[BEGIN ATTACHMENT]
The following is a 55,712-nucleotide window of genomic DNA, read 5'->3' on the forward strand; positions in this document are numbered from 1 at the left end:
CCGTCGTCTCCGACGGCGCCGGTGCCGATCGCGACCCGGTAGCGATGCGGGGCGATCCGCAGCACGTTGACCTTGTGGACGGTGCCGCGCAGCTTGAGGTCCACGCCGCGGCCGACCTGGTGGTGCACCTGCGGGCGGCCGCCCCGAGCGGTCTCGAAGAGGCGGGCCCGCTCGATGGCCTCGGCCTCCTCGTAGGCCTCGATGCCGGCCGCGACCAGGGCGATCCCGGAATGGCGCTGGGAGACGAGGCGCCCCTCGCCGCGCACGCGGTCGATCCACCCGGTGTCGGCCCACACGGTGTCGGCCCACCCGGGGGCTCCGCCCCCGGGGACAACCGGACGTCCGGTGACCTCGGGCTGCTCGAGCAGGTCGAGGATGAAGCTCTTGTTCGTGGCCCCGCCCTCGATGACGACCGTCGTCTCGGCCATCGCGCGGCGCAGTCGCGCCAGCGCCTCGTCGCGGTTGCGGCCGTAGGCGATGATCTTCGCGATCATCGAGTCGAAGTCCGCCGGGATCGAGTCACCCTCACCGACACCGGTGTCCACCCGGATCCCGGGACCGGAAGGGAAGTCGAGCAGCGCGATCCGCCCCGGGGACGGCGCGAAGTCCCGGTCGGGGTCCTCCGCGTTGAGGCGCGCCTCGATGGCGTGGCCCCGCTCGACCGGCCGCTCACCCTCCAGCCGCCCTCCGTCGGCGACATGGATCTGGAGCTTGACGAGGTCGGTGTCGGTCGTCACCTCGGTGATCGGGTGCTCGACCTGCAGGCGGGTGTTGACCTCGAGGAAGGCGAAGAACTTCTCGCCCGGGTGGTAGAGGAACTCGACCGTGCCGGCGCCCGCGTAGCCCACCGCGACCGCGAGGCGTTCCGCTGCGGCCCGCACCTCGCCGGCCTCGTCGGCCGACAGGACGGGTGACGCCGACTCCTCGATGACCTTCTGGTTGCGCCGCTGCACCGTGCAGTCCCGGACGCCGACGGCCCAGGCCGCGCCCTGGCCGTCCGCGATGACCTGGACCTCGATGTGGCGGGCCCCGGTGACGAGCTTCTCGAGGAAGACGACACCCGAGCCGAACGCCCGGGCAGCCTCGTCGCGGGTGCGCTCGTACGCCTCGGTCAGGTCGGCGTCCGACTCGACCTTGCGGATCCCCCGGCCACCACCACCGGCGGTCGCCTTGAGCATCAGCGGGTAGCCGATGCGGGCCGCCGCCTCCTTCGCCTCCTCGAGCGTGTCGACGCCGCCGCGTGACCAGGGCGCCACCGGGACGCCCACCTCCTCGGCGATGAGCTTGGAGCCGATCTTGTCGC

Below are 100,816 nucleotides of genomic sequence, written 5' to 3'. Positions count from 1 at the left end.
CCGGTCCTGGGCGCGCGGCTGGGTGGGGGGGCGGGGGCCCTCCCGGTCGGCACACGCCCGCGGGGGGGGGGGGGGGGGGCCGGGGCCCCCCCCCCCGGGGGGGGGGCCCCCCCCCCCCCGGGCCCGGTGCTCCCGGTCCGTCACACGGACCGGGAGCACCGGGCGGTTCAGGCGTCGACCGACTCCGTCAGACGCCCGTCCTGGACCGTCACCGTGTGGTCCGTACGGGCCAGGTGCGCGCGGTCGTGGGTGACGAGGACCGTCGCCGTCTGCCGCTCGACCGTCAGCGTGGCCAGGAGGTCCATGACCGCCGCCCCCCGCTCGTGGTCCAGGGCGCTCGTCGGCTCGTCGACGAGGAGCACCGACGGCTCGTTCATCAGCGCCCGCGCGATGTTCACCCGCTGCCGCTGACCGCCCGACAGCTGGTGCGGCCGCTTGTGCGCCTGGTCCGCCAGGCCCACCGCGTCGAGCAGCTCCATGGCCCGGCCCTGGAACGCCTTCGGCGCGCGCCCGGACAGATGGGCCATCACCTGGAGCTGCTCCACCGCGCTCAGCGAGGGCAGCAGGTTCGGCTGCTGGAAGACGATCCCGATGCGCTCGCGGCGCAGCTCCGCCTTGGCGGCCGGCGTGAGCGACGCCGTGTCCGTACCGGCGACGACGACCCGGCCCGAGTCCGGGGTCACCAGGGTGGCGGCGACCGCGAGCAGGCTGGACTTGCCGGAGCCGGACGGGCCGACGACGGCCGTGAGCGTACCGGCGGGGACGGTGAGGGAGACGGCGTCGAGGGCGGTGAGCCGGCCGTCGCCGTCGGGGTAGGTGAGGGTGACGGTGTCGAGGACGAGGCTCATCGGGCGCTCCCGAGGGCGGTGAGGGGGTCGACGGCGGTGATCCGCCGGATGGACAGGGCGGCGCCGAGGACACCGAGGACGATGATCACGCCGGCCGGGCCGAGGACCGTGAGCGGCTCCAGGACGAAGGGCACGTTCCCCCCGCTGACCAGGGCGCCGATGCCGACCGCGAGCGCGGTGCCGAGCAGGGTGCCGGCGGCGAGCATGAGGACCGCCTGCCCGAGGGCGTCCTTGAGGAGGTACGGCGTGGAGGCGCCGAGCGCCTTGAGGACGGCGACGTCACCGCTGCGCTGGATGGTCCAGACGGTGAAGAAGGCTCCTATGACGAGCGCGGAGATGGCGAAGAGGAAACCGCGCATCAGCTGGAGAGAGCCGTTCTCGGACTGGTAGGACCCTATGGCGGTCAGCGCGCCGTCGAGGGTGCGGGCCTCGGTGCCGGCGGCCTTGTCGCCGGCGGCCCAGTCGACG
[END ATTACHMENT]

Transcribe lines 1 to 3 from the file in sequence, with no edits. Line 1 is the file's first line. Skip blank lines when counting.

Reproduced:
The following is a 55,712-nucleotide window of genomic DNA, read 5'->3' on the forward strand; positions in this document are numbered from 1 at the left end:
CCGTCGTCTCCGACGGCGCCGGTGCCGATCGCGACCCGGTAGCGATGCGGGGCGATCCGCAGCACGTTGACCTTGTGGACGGTGCCGCGCAGCTTGAGGTCCACGCCGCGGCCGACCTGGTGGTGCACCTGCGGGCGGCCGCCCCGAGCGGTCTCGAAGAGGCGGGCCCGCTCGATGGCCTCGGCCTCCTCGTAGGCCTCGATGCCGGCCGCGACCAGGGCGATCCCGGAATGGCGCTGGGAGACGAGGCGCCCCTCGCCGCGCACGCGGTCGATCCACCCGGTGTCGGCCCACACGGTGTCGGCCCACCCGGGGGCTCCGCCCCCGGGGACAACCGGACGTCCGGTGACCTCGGGCTGCTCGAGCAGGTCGAGGATGAAGCTCTTGTTCGTGGCCCCGCCCTCGATGACGACCGTCGTCTCGGCCATCGCGCGGCGCAGTCGCGCCAGCGCCTCGTCGCGGTTGCGGCCGTAGGCGATGATCTTCGCGATCATCGAGTCGAAGTCCGCCGGGATCGAGTCACCCTCACCGACACCGGTGTCCACCCGGATCCCGGGACCGGAAGGGAAGTCGAGCAGCGCGATCCGCCCCGGGGACGGCGCGAAGTCCCGGTCGGGGTCCTCCGCGTTGAGGCGCGCCTCGATGGCGTGGCCCCGCTCGACCGGCCGCTCACCCTCCAGCCGCCCTCCGTCGGCGACATGGATCTGGAGCTTGACGAGGTCGGTGTCGGTCGTCACCTCGGTGATCGGGTGCTCGACCTGCAGGCGGGTGTTGACCTCGAGGAAGGCGAAGAACTTCTCGCCCGGGTGGTAGAGGAACTCGACCGTGCCGGCGCCCGCGTAGCCCACCGCGACCGCGAGGCGTTCCGCTGCGGCCCGCACCTCGCCGGCCTCGTCGGCCGACAGGACGGGTGACGCCGACTCCTCGATGACCTTCTGGTTGCGCCGCTGCACCGTGCAGTCCCGGACGCCGACGGCCCAGGCCGCGCCCTGGCCGTCCGCGATGACCTGGACCTCGATGTGGCGGGCCCCGGTGACGAGCTTCTCGAGGAAGACGACACCCGAGCCGAACGCCCGGGCAGCCTCGTCGCGGGTGCGCTCGTACGCCTCGGTCAGGTCGGCGTCCGACTCGACCTTGCGGATCCCCCGGCCACCACCACCGGCGGTCGCCTTGAGCATCAGCGGGTAGCCGATGCGGGCCGCCGCCTCCTTCGCCTCCTCGAGCGTGTCGACGCCGCCGCGTGACCAGGGCGCCACCGGGACGCCCACCTCCTCGGCGATGAGCTTGGAGCCGATCTTGTCGC

Below are 100,816 nucleotides of genomic sequence, written 5' to 3'. Positions count from 1 at the left end.